To sell or exploit?

The nature of open data value is that of data in general: value is found in reuse, it is in the future and co-constructed. In reuse, as it is not directly monetized. In the future, as the value is only revealed once the use has occurred (it is in theory difficult to assess). Co-constructed, as it is rare that the person in possession of the data can reveal the full value.

In fine, opening of data presents a great number of challenges to private players. Should we accept that the monetary value of the data is close to zero, that is, do we refuse to sell them in order to better exploit the strategic value and leverage effect? As a manager of a large group who is heavily involved in open data approaches told us, “As long as no-one is making money with our data, it’s not a problem for us to open it”.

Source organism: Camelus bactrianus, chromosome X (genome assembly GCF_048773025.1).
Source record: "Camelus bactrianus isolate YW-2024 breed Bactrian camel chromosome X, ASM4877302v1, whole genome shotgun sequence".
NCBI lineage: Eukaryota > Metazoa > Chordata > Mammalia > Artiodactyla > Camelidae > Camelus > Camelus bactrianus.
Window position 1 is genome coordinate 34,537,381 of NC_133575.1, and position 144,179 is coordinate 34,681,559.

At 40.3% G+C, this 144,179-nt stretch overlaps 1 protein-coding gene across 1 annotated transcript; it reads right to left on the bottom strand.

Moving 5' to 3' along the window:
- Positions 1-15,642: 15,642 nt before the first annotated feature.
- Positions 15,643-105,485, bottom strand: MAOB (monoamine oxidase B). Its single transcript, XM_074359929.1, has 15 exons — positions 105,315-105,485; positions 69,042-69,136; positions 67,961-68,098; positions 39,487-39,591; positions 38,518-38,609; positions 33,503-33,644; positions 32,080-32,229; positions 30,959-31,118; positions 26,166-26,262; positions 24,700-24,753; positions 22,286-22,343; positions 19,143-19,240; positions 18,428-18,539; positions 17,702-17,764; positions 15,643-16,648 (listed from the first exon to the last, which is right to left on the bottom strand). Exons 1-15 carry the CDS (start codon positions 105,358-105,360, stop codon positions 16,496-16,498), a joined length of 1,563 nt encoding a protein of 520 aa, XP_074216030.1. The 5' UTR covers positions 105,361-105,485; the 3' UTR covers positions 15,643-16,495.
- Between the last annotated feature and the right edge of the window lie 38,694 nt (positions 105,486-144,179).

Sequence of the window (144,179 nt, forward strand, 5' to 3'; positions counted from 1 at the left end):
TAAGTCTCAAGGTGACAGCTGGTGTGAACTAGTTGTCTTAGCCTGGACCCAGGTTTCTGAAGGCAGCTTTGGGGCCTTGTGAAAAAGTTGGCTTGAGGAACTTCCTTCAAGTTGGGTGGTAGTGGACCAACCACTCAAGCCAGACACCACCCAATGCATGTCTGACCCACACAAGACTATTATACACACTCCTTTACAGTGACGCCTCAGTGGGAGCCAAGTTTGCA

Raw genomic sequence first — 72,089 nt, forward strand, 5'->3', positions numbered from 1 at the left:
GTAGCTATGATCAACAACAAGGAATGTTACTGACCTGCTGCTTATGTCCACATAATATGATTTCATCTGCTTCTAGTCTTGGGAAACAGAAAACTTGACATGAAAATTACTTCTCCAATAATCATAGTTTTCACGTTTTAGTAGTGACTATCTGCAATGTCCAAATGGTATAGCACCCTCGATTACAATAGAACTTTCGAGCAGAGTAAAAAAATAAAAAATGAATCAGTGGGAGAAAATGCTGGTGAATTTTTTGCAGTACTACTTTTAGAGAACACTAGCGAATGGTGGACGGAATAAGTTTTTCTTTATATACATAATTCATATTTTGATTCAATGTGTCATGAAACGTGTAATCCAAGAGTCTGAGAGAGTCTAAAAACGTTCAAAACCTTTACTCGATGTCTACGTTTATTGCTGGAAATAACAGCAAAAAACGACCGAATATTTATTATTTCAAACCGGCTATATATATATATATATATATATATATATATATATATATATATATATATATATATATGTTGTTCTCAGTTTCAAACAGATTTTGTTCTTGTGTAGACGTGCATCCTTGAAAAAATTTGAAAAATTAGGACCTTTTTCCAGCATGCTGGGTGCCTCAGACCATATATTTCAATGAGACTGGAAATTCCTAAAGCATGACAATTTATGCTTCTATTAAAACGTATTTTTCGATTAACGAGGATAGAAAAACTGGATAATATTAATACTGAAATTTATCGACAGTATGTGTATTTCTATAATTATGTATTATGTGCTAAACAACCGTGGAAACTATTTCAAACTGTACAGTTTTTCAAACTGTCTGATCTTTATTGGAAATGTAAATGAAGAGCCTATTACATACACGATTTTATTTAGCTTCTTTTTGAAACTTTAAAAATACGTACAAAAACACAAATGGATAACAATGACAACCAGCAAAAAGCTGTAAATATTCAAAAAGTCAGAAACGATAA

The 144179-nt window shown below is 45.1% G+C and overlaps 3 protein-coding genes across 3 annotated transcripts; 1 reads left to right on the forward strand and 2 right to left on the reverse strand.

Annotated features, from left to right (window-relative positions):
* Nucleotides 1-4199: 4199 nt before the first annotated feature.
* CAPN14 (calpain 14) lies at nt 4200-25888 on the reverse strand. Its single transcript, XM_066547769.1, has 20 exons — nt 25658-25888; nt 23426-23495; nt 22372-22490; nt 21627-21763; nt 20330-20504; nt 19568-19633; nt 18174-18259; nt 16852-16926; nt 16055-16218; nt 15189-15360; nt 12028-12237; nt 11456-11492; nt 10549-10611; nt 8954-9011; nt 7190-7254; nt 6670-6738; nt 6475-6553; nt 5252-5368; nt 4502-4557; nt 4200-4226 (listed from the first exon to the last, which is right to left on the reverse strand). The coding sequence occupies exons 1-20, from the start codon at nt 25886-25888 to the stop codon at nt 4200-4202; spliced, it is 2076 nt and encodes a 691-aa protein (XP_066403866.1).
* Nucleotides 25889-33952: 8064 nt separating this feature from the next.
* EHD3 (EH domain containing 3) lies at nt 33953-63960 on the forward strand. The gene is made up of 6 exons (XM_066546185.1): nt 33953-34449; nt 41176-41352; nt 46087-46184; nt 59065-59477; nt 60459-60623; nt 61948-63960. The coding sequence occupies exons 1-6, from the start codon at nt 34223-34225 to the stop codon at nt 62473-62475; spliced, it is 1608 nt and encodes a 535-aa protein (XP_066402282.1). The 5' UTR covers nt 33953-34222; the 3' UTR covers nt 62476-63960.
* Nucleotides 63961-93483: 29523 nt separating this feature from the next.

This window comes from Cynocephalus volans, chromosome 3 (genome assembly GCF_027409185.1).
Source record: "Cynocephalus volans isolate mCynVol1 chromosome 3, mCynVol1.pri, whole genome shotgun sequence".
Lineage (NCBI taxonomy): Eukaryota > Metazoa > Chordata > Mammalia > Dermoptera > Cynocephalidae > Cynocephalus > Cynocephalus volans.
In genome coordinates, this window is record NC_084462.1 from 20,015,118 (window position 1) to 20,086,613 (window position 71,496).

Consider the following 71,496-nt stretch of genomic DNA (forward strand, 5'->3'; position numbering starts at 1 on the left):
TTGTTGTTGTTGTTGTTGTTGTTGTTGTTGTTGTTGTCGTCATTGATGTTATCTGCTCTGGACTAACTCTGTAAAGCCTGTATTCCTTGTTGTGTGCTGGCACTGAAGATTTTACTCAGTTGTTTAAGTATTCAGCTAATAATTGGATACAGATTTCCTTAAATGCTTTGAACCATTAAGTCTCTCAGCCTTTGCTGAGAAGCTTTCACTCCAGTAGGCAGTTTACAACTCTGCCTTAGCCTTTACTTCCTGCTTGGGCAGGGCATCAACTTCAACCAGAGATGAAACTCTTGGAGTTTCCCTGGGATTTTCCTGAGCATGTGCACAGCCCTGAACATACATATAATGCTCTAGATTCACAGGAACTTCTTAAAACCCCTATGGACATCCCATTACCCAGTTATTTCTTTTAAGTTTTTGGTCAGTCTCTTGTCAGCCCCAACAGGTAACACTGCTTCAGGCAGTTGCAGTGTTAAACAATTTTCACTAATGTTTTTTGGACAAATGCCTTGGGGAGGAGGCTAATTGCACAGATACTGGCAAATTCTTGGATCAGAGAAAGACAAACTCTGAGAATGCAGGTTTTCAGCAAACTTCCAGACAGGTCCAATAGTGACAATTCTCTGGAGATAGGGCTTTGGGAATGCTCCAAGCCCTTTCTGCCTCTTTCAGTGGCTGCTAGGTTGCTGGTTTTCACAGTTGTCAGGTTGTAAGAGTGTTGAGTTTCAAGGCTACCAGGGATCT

Translation by Nicola Savage

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Louis-David Benyayer

About Louis-David Benyayer

Louis-David is a strategy researcher and co-founded Without Model ESCP Europe graduate with a doctorate in Management Sciences, Louis-David carved two professional tracks: both entrepreneurial and academic. He started in organization consulting, then rapidly branched off to an entrepreneurial trajectory: he developed an activity in Strategy Consulting and was involved in several start-up projects, and in the turnaround of a nearly bankrupt company. He co-founded Without Model in 2012. He is now a researcher in strategy at the ICD Business School and ESCP Europe, and a contributor to many projects, associations and communities. In 2015, he co-authored with Simon Chignard of “Datanomics, les nouveaux business models des données” (Fyp Editions, 2015)

Simon Chignard

About Simon Chignard

Simon Chignard is Etalab Data Editor in charge of public open data platform data.gouv.fr. Data specialist, he previously worked with private and public organizations to define open and data-driven strategies. He wrote “Open Data, comprendre l’ouverture des données publiques” (Fyp Editions, 2012) and “Datanomics, les nouveaux business models des données” with Louis-David Benyayer (Fyp Editions, 2015).